The Heavies: Episode 1


The heavyweight division has been surrounded in drama for the last month. Fighters have been saying one thing and doing another. They have been using one opportunity to manipulate another. It’s getting awful catty. This isn’t the kind of behavior that I would expect out of 240 pound athletes. It sounds more like a high school TV drama. Heavyweights, 90210.

The cast stars David Haye as The New Kid, Vitali and Wladimir Klitschko as the Popular Kids, Nikolai Valuev as The Awkward Kid, and features John Ruiz as The Guy That Still Thinks He’s Popular.

David Haye is at the center of all this mess. He was scheduled to fight Wladimir Klitschko in June but pulled out due to a back injury two weeks prior. Haye had been doing a lot of trash talk to hype the fight and Wladimir developed a personal dislike for the newcomer to the heavyweight division. Wladimir opted to keep the date and fight a new opponent as opposed to rescheduling with Haye. That new opponent became Ruslan Chagaev.

In the scripted world, it would make sense for a jilted Haye to go after his ex’s brother. That would really get Wlad’s blood boiling. So that is what Haye did when he entered negotiations to fight Vitali Klitschko. The two sides reportedly reached a verbal agreement, but all the while Haye was also negotiating with a third party, WBA champion Nikolai Valuev. That David Haye is such a tease.

Nikolai Valuev shouldn’t trust anything David Haye or his management says. Haye hasn’t been in the heavyweight division long and he’s already been caught dipping his pen in more than one person’s ink. Forget sloppy seconds. Valuev is getting tattered thirds.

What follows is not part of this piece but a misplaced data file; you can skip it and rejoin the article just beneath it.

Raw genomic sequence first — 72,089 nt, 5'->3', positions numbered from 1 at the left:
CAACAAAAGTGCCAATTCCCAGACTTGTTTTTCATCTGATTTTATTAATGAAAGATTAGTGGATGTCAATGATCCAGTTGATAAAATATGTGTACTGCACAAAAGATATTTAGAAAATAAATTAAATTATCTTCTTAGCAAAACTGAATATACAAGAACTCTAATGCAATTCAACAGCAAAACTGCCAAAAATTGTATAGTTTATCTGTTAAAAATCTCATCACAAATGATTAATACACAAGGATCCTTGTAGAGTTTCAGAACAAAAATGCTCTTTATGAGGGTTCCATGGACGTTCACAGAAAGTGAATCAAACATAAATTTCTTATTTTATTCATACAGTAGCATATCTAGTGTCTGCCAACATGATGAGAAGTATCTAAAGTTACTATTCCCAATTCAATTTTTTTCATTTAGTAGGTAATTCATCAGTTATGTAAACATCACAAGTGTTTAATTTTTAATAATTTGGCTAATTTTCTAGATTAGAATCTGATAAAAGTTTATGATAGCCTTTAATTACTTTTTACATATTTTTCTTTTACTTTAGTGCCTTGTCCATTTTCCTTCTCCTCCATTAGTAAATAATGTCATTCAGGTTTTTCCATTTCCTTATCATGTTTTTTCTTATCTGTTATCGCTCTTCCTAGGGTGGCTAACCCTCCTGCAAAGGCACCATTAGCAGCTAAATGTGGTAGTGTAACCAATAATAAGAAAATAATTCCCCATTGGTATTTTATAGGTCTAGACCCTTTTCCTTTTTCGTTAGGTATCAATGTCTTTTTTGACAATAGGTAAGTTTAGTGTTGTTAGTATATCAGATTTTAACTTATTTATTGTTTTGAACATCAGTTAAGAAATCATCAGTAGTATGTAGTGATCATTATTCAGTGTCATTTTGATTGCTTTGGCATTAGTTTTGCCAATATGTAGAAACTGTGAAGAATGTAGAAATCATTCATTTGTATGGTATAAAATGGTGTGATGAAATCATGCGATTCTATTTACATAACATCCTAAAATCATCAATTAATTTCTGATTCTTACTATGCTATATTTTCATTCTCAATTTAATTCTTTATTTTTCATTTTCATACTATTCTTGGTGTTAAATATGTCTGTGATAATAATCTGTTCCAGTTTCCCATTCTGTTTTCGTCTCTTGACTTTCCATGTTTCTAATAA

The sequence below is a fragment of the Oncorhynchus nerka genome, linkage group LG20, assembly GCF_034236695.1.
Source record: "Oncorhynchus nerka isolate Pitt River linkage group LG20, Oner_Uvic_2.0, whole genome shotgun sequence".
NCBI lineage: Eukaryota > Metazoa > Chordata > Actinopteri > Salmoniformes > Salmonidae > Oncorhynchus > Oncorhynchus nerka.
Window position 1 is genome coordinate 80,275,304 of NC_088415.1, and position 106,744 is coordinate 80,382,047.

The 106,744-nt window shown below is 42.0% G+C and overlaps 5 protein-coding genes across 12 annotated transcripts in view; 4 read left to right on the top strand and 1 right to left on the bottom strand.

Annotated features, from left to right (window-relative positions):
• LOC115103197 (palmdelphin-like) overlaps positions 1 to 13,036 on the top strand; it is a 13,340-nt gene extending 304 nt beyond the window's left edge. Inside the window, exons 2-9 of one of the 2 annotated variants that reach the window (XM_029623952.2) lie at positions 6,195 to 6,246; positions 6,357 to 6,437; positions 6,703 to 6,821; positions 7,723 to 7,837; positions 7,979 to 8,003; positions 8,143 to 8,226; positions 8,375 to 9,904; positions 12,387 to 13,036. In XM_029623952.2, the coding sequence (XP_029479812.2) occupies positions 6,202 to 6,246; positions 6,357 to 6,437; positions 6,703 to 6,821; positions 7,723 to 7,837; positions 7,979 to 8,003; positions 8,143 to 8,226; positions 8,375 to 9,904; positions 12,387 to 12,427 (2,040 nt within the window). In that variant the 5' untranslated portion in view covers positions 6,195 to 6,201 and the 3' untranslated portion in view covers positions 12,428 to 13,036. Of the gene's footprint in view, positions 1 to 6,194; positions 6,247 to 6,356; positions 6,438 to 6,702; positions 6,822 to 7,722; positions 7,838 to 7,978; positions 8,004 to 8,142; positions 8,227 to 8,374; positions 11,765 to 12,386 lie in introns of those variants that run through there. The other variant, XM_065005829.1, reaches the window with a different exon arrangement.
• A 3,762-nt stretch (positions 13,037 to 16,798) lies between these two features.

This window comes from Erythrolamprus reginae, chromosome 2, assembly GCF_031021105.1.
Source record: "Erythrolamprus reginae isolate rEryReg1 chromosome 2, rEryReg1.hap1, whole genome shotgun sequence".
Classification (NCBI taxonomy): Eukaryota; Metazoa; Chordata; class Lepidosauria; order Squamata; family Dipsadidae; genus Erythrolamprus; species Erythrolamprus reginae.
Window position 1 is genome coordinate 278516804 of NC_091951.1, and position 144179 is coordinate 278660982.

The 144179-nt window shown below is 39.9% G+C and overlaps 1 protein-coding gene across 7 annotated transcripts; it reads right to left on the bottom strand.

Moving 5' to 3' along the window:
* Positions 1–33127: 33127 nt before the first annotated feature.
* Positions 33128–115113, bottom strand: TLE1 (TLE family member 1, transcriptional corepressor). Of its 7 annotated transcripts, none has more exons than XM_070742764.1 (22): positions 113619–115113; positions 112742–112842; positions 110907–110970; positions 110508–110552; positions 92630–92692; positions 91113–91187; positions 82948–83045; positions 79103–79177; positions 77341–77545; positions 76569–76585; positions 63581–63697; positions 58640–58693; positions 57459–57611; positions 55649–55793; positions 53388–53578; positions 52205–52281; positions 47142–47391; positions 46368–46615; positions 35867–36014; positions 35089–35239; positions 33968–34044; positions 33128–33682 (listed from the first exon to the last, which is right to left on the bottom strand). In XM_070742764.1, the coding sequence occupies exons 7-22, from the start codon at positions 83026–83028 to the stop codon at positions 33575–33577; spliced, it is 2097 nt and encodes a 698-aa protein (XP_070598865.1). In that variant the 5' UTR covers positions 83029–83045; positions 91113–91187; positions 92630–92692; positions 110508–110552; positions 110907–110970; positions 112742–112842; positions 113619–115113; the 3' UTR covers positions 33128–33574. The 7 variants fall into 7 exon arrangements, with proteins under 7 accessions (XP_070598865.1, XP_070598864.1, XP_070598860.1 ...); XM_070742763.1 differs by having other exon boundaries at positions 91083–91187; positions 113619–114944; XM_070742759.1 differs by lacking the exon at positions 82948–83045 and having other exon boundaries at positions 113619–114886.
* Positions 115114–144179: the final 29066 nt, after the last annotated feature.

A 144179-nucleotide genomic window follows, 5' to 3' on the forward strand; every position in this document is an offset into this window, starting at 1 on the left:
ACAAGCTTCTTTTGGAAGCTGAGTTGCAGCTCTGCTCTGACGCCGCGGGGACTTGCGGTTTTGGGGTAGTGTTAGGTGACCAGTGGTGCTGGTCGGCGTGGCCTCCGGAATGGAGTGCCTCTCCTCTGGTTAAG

Everyone in the Klitschko-Haye love triangle has moved on, for now. Wladimir dominated Ruslan Chagaev last month and is in talks with Eddie Chambers for his next fight. Vitali will face Chris Arreola in September. David Haye appears as though he’s staying put in his relationship with Valuev. But the Klitschko-Haye connection is just too strong to be ignored. They will inevitably end up together.

If TV shows have taught me anything, it’s that there is always a twist when you think everything is finally settled. Enter John Ruiz. This guy has been the mandatory challenger for the past 10 years. Whomever manages his career is a genius and should be lending his talents to far more noble causes. Even though Ruiz is 0-2 against Valuev, 2-3 in his last 5 fights, and coming off of a loss in his last fight, he’s still the mandatory challenger to Valuev’s title. How he always finds himself challenging for a title, I’ll never know. Ruiz is not happy with the Haye-Valuev fight and plans to take all legal action necessary to stop it from happening.

If John Ruiz fought as hard in the ring as he does in the courts, then he would still be a relevant heavyweight. Unfortunately, the only strategy he plans on using is cockblocking. We need Valuev-Ruiz 3 just as much as we need another dance show on TV. While Valuev-Haye isn’t a “call your friends” sort of fight, it at least spices up the Klitschko-Haye showdown. John Ruiz has had more title shots than Ric Flair. Still, he refuses to acknowledge the fact that boxing fans don’t care about him or his fights.

The best heavyweight matchup that could be made is Vitali Klitschko vs. Wladimir Klitschko. Those two will not fight each other. The next best option in the heavyweight division is David Haye vs. Wladimir Klitschko. Wladimir creates a more entertaining matchup with Haye than Vitali. Unless Chris Arreola or Eddie Chambers can topple a Klitschko, the only intrigue remaining in the heavyweight division involves Haye and the Klitschko Bros. That means it is time to write off Nikolai Valuev and John Ruiz. No one will miss them.

The Hollywood script would have David Haye upset Wladimir Klitschko early in 2010. Then Vitali would be on the warpath for revenge, setting up a heated battle for later in the year. Of course, I’m sure John Ruiz owns the rights to that script and won’t let that story be told.